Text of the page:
Rush Rhees—The Life of Jesus of Nazareth

On the Words of the Gospel, "When Jesus had Finished These Sayings," Etc. --S. Matt. xix. 1
On the Words of the Gospel, "When Jesus Had Finished These Sayings," Etc.--S. Matt. xix. 1 I. Jesus Who Chose The Fishermen, Himself also useth a net, and changeth place for place. Why? Not only that He may gain more of those who love God by His visitation; but also, as it seems to me, that He may hallow more places. To the Jews He becomes as a Jew that He may gain the Jews; to them that are under the Law as under the Law, that He may redeem them that are under the Law; to the weak as weak, that
St. Cyril of Jerusalem—Lectures of S. Cyril of Jerusalem

Eligius, Bishop of Noyon.
THE life of this pious bishop is so much the more worthy our consideration, on account of his having passed many years in the position of an ordinary citizen, before he entered on the clerical office; because his life may thus afford us a picture of the pious citizens of his time. Eligius was born at Chatelàt, a mile from Limoges, A. D. 588. His family had been Christian for many generations, and he received a pious education, [8] the result of which extended throughout his life. In his youth,
Augustus Neander—Light in the Dark Places

Therefore no Fruitfulness of the Flesh Can be Compared to Holy virginity Even Of...
8. Therefore no fruitfulness of the flesh can be compared to holy virginity even of the flesh. For neither is itself also honored because it is virginity, but because it hath been dedicated to God, and, although it be kept in the flesh, yet is it kept by religion and devotion of the Spirit. And by this means even virginity of body is spiritual, which continence of piety vows and keeps. For, even as no one makes an immodest use of the body, unless the sin have been before conceived in the spirit,
St. Augustine—Of Holy Virginity.

Ye Also who have not yet Made this Vow...
30. Ye also who have not yet made this vow, who are able to receive it, receive it. [2093] Run with perseverance, that ye may obtain. [2094] Take ye each his sacrifices, and enter ye into the courts [2095] of the Lord, not of necessity, having power over your own will. [2096] For not as, "Thou shall not commit adultery, Thou shall not kill," [2097] can it so be said, Thou shalt not wed. The former are demanded, the latter are offered. If the latter are done, they are praised: unless the former are
St. Augustine—Of Holy Virginity.

Lastly, Let us Hear the Lord Himself Delivering Most Plain Judgment on this Matter. ...
23. Lastly, let us hear the Lord Himself delivering most plain judgment on this matter. For, upon His speaking after a divine and fearful manner concerning husband and wife not separating, save on account of fornication, His disciples said to Him, "If the case be such with a wife, it is not good to marry." [2066] To whom He saith, "Not all receive this saying. For there are eunuchs who were so born: but there are others who were made by men: and there are eunuchs, who made themselves eunuchs for
St. Augustine—Of Holy Virginity.

Some Man Will Say: "What Then Does it Profit a Servant of God...
32. Some man will say: "What then does it profit a servant of God, that, having left the former doings which he had in the world he is converted unto the spiritual life and warfare, if it still behove him to do business as of a common workman?" As if truly it could be easily unfolded in words, how greatly profiteth what the Lord, in answer to that rich man who was seeking counsel of laying hold on eternal life, told him to do if he would fain be perfect: sell that he had, distribute all to the indigence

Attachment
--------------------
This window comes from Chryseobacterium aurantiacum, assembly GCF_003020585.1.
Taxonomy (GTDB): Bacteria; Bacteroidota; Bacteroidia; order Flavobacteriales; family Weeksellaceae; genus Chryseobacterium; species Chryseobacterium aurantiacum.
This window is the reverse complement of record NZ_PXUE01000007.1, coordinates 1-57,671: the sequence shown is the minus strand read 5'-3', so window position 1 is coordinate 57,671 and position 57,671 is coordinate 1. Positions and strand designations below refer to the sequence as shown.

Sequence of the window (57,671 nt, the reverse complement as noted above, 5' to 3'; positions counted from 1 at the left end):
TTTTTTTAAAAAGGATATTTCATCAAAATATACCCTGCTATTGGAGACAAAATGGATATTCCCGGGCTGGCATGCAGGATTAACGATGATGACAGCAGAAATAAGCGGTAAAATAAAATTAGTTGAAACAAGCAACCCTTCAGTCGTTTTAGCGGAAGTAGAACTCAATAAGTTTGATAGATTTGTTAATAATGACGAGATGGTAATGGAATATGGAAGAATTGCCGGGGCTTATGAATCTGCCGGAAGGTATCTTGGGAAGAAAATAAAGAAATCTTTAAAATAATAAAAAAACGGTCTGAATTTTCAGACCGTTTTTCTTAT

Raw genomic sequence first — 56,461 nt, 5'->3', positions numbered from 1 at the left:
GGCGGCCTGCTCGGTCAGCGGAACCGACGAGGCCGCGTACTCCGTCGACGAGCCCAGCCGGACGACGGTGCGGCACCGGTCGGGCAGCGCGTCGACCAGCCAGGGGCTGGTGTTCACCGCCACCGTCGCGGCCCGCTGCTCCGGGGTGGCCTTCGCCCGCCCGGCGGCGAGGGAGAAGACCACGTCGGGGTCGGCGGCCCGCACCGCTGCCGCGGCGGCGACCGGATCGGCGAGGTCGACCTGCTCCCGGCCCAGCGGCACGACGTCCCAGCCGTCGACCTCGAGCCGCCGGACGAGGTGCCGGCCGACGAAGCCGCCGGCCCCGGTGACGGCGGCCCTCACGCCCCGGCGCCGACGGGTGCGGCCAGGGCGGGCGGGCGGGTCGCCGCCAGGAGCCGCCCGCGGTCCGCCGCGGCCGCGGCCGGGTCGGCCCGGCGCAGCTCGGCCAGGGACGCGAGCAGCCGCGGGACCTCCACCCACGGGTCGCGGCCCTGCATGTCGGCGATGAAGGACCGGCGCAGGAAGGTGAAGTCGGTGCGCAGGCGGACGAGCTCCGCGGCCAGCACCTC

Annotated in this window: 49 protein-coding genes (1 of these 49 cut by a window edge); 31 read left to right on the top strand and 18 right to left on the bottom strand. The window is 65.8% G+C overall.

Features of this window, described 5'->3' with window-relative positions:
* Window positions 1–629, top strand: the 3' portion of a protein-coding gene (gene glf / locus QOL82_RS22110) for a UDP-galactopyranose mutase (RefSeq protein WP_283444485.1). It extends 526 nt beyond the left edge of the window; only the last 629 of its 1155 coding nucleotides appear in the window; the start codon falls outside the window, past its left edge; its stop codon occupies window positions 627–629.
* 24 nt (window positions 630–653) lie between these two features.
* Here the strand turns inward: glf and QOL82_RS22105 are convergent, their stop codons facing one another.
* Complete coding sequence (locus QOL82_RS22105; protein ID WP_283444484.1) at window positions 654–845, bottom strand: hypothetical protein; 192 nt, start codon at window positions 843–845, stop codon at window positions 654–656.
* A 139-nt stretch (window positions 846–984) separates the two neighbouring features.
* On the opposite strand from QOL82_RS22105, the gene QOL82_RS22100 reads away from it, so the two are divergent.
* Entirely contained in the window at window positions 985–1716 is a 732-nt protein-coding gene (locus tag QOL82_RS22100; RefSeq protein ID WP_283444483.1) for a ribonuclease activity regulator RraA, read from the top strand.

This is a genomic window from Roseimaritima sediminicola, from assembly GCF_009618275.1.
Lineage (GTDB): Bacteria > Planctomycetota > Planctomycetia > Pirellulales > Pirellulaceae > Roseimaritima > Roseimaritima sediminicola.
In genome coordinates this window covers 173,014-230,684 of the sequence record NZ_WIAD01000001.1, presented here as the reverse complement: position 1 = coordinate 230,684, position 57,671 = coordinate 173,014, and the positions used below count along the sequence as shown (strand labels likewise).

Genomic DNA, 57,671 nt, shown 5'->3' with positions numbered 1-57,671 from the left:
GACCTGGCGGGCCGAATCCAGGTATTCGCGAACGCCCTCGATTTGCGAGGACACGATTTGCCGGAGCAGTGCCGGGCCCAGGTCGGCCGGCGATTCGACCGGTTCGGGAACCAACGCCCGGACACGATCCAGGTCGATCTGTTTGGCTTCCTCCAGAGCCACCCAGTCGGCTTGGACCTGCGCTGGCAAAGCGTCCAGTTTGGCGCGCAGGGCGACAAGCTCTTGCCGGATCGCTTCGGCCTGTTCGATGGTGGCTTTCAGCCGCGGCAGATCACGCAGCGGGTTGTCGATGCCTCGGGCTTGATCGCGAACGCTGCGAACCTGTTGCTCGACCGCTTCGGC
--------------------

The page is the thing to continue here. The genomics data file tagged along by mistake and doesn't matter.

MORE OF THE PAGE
St. Augustine—Of the Work of Monks.

It is Difficult to Treat of the virtue of the Soul...
1. It is difficult to treat of the virtue of the soul, which is called Continence, in a manner fully suitable and worthy; but He, whose great gift this virtue is, will help our littleness under the burden of so great a weight. For He, who bestows it upon His faithful ones when they are continent, Himself gives discourse of it to His ministers when they speak. Lastly, of so great a matter purposing to speak what Himself shall grant, in the first place we say and prove that Continence is the gift of
St. Augustine—On Continence

This we Now Say, That, According to this Condition of Being Born and Dying...
3. This we now say, that, according to this condition of being born and dying, which we know, and in which we have been created, the marriage of male and female is some good; the compact whereof divine Scripture so commends, as that neither is it allowed one put away by her husband to marry, so long as her husband lives: nor is it allowed one put away by his wife to marry another, unless she who have separated from him be dead. Therefore, concerning the good of marriage, which the Lord also confirmed
St. Augustine—On the Good of Marriage

But Since, as the Lord Saith, "Not all Receive this Word...
12. But since, as the Lord saith, "Not all receive this word;" [2249] therefore let her who can receive it, receive it; and let her, who containeth not, marry; let her, who hath not begun, deliberate; let her, who hath undertaken it, persevere; let there be no occasion given unto the adversary, let there be no oblation withdrawn from Christ. Forsooth in the marriage bond if chastity be preserved, condemnation is not feared; but in widowed and virginal continence, the excellence of a greater gift
St. Augustine—On the Good of Widowhood.

Matthew 19:2 NIV
Matthew 19:2 NLT
Matthew 19:2 ESV
Matthew 19:2 NASB
Matthew 19:2 KJV

Matthew 19:2 Bible Apps
Matthew 19:2 Parallel
Matthew 19:2 Biblia Paralela
Matthew 19:2 Chinese Bible
Matthew 19:2 French Bible
Matthew 19:2 German Bible

Matthew 19:2 Commentaries

Bible Hub
Matthew 19:1
Top of Page
Top of Page